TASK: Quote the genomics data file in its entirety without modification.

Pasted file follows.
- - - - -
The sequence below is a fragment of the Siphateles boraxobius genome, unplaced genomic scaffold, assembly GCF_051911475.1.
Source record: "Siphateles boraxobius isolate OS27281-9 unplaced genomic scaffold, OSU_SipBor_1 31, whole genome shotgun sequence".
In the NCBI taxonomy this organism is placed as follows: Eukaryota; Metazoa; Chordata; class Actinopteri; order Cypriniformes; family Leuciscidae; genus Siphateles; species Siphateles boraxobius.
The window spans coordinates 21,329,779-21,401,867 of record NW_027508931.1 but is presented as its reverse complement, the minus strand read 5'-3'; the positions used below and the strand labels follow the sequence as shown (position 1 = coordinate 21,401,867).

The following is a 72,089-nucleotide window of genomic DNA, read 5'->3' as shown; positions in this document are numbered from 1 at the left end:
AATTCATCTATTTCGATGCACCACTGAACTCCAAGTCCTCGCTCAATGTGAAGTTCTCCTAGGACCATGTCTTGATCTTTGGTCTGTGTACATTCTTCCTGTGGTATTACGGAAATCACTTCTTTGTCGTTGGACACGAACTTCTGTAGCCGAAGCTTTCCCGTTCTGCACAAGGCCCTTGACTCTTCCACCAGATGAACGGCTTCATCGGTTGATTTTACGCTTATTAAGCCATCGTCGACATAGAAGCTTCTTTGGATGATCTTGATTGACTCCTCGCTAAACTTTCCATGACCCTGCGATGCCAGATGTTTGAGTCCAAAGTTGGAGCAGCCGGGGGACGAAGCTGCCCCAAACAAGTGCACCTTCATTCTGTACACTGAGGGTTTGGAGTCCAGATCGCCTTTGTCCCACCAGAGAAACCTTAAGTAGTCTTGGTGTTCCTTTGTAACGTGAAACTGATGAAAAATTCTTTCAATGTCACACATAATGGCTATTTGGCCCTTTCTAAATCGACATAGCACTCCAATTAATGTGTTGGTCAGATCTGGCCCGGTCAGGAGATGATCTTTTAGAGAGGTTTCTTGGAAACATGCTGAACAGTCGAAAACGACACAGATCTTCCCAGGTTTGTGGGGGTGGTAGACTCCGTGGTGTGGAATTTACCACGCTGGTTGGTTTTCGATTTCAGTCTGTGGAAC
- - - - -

The sequence below is a fragment of the Siphateles boraxobius genome, unplaced genomic scaffold, assembly GCF_051911475.1.
Source record: "Siphateles boraxobius isolate OS27281-9 unplaced genomic scaffold, OSU_SipBor_1 31, whole genome shotgun sequence".
In the NCBI taxonomy this organism is placed as follows: Eukaryota; Metazoa; Chordata; class Actinopteri; order Cypriniformes; family Leuciscidae; genus Siphateles; species Siphateles boraxobius.
The window spans coordinates 21,329,779-21,401,867 of record NW_027508931.1 but is presented as its reverse complement, the minus strand read 5'-3'; the positions used below and the strand labels follow the sequence as shown (position 1 = coordinate 21,401,867).

The following is a 72,089-nucleotide window of genomic DNA, read 5'->3' as shown; positions in this document are numbered from 1 at the left end:
AATTCATCTATTTCGATGCACCACTGAACTCCAAGTCCTCGCTCAATGTGAAGTTCTCCTAGGACCATGTCTTGATCTTTGGTCTGTGTACATTCTTCCTGTGGTATTACGGAAATCACTTCTTTGTCGTTGGACACGAACTTCTGTAGCCGAAGCTTTCCCGTTCTGCACAAGGCCCTTGACTCTTCCACCAGATGAACGGCTTCATCGGTTGATTTTACGCTTATTAAGCCATCGTCGACATAGAAGCTTCTTTGGATGATCTTGATTGACTCCTCGCTAAACTTTCCATGACCCTGCGATGCCAGATGTTTGAGTCCAAAGTTGGAGCAGCCGGGGGACGAAGCTGCCCCAAACAAGTGCACCTTCATTCTGTACACTGAGGGTTTGGAGTCCAGATCGCCTTTGTCCCACCAGAGAAACCTTAAGTAGTCTTGGTGTTCCTTTGTAACGTGAAACTGATGAAAAATTCTTTCAATGTCACACATAATGGCTATTTGGCCCTTTCTAAATCGACATAGCACTCCAATTAATGTGTTGGTCAGATCTGGCCCGGTCAGGAGATGATCTTTTAGAGAGGTTTCTTGGAAACATGCTGAACAGTCGAAAACGACACAGATCTTCCCAGGTTTGTGGGGGTGGTAGACTCCGTGGTGTGGAATTTACCACGCTGGTTGGTTTTCGATTTCAGTCTGTGGAAC